Tuesday, 29 September 2020

Questions (595)

John Brady

Question:

595. Deputy John Brady asked the Minister for Children, Disability, Equality and Integration the reason Ireland has only allowed a minimal number of children in from the Moria refugee camp; and his plans to allow more children into Ireland. [26633/20]

View answer

Written answers (Question to Children)

Thank you for your question on this pressing matter.

I am extremely concerned with the plight of the refugees in Moria following the fires there, especially young people who are without parents or family in the camp. Ireland has committed to bringing four children from Moria in the coming weeks.

The state’s capacity to bring unaccompanied children to Ireland is determined by the available care placements, and the commitments the state has made to unaccompanied children who are already here.

Due to the level of need among refugees since the destruction of the Moria camp, I am seeking to expand Ireland’s capacity to care for unaccompanied children. My Department and Tusla officials are examining the immediate requirements to fulfil Ireland’s existing commitments, including expansion of care placements and working with Department of Justice officials to identify unaccompanied children who wish to come to Ireland.

Ireland provides care for two groups of unaccompanied children - children who arrive as part of refugee relocation programmes, and children who arrive without parents or guardians to ports of entry and seek asylum. All children who are unaccompanied are received into care under the Child Care Act 1991.

Both categories of child are sometimes referred to as unaccompanied minors or UAMs and are cared for by the same Tusla specialist team called the Separated Children Seeking Asylum Team. The young people are, in the main, young boys aged between 15 and 17 years on arrival.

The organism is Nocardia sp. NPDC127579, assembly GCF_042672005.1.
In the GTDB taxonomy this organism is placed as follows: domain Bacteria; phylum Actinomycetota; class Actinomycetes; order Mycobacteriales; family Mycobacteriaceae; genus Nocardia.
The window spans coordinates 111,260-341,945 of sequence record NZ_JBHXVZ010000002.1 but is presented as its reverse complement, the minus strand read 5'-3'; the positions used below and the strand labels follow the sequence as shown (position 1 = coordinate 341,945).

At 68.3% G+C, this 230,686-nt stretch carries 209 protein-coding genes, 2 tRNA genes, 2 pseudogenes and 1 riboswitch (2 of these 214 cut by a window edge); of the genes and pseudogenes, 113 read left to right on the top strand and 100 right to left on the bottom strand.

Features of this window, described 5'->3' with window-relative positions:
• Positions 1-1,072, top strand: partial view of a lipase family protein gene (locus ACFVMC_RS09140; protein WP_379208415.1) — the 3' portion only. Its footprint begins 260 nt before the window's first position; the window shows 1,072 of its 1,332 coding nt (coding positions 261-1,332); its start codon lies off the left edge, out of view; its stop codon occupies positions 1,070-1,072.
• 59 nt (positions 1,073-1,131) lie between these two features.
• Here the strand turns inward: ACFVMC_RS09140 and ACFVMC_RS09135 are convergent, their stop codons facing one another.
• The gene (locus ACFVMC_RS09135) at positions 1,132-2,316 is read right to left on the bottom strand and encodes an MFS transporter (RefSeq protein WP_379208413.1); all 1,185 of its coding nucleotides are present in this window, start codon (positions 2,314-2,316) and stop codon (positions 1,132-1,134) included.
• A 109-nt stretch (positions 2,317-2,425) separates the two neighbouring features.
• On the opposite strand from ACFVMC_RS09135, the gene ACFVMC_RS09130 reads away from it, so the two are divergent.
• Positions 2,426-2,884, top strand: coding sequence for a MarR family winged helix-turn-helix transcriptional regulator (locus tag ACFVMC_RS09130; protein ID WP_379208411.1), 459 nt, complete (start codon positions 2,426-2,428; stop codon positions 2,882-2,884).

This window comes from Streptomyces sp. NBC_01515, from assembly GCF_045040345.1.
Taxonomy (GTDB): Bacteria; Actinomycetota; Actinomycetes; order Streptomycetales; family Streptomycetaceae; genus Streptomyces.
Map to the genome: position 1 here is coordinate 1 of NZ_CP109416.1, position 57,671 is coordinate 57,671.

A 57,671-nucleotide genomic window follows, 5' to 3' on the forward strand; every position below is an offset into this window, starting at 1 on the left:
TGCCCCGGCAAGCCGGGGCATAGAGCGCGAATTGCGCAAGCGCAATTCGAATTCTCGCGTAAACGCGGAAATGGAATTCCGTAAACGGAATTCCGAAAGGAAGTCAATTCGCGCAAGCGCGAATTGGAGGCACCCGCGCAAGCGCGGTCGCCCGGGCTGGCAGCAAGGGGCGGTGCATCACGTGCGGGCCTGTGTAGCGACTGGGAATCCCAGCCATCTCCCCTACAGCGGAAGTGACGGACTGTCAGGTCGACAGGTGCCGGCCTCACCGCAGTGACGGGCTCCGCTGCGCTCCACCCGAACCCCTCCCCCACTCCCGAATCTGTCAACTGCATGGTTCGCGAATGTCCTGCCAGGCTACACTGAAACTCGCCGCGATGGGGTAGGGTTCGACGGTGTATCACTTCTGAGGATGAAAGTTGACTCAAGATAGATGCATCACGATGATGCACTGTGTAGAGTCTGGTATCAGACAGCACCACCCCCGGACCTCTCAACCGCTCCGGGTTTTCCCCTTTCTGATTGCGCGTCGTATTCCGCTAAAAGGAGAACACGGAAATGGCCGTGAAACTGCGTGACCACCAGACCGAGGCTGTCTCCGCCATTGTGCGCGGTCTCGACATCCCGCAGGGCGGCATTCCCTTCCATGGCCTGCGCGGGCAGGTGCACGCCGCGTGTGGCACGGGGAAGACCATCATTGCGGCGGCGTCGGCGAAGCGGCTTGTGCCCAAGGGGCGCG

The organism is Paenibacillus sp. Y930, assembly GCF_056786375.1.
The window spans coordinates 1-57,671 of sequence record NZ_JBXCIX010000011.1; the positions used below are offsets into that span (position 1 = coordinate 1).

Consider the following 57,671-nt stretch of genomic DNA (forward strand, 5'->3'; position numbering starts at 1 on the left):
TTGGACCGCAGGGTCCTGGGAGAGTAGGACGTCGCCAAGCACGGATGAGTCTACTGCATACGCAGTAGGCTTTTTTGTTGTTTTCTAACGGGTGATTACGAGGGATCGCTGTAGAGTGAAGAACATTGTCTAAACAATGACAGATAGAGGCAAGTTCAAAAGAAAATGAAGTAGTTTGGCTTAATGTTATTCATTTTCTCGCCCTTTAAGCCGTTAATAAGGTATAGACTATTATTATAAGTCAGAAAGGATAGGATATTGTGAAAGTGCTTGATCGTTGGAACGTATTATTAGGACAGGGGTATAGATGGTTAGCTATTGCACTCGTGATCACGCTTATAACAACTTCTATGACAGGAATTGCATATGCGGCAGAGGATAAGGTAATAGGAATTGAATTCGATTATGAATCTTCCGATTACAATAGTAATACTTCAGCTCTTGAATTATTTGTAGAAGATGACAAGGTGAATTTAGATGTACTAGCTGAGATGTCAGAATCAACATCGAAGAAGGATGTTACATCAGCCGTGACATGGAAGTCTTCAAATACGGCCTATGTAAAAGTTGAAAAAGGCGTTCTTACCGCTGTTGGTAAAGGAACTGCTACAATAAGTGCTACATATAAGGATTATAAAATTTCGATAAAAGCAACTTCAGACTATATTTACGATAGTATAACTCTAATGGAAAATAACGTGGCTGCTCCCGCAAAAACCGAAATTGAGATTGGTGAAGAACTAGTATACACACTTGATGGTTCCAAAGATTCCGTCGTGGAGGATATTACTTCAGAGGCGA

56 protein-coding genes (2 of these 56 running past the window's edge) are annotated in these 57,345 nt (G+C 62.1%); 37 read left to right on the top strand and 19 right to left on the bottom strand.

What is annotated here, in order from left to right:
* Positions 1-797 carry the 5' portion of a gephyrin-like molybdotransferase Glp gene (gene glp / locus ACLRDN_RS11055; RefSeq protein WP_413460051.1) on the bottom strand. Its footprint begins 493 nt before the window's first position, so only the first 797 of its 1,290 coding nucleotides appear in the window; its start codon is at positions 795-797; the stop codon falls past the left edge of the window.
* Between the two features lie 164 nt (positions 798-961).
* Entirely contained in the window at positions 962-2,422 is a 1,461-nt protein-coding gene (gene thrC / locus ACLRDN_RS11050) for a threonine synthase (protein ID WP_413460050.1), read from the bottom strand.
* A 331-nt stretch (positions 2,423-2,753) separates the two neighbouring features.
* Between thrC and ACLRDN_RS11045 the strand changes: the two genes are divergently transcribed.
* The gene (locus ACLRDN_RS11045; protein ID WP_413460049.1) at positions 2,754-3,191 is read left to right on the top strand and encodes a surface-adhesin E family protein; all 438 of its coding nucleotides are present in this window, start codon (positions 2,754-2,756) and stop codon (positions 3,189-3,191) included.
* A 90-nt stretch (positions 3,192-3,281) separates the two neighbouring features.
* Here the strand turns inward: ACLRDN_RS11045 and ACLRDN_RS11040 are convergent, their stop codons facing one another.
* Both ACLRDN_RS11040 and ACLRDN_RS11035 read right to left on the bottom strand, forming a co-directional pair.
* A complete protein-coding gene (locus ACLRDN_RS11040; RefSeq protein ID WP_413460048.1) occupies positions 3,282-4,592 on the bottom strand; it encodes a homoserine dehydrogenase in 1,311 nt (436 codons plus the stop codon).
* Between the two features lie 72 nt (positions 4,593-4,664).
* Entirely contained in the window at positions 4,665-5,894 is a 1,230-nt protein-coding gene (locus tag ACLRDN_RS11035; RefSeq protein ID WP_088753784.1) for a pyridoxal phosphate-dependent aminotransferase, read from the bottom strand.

Separated Children Seeking Asylum (SCSA) .

This is the largest cohort of unaccompanied children who come into Tusla care when they present to the immigration authorities at our sea and air ports. The service provided to these children is demand-led, and accurately estimating future demand is challenging, particularly as the effects of Brexit are yet to be seen. The children are received into care at are placed in residential and foster care.

Tusla's Separated Children Seeking Asylum team received 167 referrals in 2019. These referrals include children who arrive unaccompanied at a port of entry but who have an adult relative or friend who lives in Ireland and is willing to care for them. The SCSA team carries out preliminary enquiries to ensure that the person has a genuine relationship with the child, and does agree to care for them before placing the child in their care.

The children who do not have adult relatives or guardians are received into care, and there were 46 of these children in 2019.

Irish Refugee Protection Programme (IRPP)

The Irish Refugee Protection Programme is administered by the Department of Justice and Equality. Since 2017, Tusla has participated in the European Union Relief Projects (EURP) which include IRPP, Calais Special Project (CSP), Malta Relief, Greece Relief. The following is a breakdown of the programmes to date:

41 from France under CSP

6 from Greece Relief under IRPP[1]

8 from Malta Relief under IRPP

8 from Greece under the IRPP in June 2020

I hope I can rely on the Deputy's support in my efforts to receive more unaccompanied young people from Greece under the IRPP programme.

Questions Nos. 596 and 597 answered with Question No. 594.